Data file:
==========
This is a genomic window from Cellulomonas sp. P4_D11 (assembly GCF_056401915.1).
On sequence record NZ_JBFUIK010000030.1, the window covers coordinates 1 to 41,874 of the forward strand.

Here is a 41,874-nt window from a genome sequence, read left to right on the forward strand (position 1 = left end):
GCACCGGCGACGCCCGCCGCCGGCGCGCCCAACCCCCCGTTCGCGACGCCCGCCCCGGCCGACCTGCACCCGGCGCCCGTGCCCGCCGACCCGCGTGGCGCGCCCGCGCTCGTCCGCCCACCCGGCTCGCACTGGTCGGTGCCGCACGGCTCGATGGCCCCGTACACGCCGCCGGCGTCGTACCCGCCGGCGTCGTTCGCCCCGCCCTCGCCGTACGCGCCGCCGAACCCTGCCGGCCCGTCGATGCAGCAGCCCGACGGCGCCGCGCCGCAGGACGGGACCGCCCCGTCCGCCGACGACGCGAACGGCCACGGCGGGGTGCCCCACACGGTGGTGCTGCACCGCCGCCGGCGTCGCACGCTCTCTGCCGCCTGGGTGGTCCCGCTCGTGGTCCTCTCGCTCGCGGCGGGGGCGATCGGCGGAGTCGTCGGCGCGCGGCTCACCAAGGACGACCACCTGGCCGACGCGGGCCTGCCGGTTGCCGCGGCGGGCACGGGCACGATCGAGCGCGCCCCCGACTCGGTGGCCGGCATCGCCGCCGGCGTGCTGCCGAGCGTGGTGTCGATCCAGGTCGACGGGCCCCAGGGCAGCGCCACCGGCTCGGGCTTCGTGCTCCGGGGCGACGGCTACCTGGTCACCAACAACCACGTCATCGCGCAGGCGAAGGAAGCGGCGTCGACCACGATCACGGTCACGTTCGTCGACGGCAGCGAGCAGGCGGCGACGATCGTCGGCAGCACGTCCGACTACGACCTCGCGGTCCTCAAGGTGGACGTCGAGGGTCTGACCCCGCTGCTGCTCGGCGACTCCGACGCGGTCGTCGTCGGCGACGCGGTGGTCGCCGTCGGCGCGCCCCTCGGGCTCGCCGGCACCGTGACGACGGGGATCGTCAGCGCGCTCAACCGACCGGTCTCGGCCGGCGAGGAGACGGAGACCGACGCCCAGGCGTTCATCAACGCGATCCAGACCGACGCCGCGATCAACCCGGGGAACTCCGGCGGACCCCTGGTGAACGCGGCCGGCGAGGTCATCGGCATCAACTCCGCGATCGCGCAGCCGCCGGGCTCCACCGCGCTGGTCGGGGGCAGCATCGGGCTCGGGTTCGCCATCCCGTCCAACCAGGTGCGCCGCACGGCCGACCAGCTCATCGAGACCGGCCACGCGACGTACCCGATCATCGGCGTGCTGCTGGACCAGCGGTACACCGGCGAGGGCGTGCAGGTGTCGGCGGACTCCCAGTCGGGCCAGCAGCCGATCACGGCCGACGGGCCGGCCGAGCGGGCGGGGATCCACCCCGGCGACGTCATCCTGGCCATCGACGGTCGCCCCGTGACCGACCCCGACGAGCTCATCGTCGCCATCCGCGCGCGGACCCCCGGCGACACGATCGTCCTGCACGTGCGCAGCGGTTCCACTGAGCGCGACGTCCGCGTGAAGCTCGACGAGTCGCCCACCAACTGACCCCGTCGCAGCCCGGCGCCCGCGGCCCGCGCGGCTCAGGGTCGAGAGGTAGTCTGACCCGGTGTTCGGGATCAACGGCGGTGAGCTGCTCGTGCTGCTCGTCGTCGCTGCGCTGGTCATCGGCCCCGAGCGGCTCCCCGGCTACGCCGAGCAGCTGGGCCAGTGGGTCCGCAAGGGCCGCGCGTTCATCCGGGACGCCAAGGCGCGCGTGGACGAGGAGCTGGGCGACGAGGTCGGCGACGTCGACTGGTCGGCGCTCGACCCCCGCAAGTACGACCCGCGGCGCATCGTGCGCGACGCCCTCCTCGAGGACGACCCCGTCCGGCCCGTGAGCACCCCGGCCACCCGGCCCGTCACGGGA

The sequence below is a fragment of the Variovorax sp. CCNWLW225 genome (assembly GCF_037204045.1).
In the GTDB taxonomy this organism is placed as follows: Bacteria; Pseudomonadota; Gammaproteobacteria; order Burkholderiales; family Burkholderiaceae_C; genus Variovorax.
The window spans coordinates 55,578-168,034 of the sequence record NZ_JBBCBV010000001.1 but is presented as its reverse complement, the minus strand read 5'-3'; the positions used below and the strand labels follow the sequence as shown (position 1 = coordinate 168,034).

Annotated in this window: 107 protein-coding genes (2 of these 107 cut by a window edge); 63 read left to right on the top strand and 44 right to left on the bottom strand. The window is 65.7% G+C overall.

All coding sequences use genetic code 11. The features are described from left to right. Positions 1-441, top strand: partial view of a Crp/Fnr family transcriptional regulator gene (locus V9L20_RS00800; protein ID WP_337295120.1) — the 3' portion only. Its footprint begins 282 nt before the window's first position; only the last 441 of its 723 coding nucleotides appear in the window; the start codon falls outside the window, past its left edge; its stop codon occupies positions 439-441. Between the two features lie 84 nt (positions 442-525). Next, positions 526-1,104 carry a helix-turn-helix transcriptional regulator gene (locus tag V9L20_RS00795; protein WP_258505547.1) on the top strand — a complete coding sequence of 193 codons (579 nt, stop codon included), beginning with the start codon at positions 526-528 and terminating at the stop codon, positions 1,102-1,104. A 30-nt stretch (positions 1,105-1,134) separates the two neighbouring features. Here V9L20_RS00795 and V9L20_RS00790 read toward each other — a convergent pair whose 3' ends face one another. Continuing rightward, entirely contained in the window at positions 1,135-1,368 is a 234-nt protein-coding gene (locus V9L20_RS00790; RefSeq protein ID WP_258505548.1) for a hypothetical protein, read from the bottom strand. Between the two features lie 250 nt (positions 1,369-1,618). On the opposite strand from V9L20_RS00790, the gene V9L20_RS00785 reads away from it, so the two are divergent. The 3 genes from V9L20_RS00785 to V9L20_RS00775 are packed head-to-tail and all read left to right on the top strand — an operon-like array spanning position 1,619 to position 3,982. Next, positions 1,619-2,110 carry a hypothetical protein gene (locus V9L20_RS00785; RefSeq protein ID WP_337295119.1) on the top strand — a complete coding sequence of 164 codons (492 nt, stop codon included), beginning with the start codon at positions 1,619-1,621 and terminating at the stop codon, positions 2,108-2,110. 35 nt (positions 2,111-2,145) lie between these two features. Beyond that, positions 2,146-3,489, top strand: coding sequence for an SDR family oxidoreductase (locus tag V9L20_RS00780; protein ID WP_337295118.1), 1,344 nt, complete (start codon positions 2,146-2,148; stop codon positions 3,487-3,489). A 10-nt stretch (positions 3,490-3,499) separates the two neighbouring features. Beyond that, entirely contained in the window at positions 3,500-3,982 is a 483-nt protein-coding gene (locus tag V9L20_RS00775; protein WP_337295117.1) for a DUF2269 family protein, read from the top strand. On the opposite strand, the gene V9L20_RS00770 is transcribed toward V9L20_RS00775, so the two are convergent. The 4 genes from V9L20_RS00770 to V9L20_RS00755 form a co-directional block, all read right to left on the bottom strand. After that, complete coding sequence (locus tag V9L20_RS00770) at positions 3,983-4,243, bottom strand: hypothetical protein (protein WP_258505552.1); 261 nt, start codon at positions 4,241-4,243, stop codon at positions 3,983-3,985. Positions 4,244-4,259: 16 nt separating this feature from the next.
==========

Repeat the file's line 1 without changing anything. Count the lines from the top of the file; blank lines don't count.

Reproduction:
This is a genomic window from Cellulomonas sp. P4_D11 (assembly GCF_056401915.1).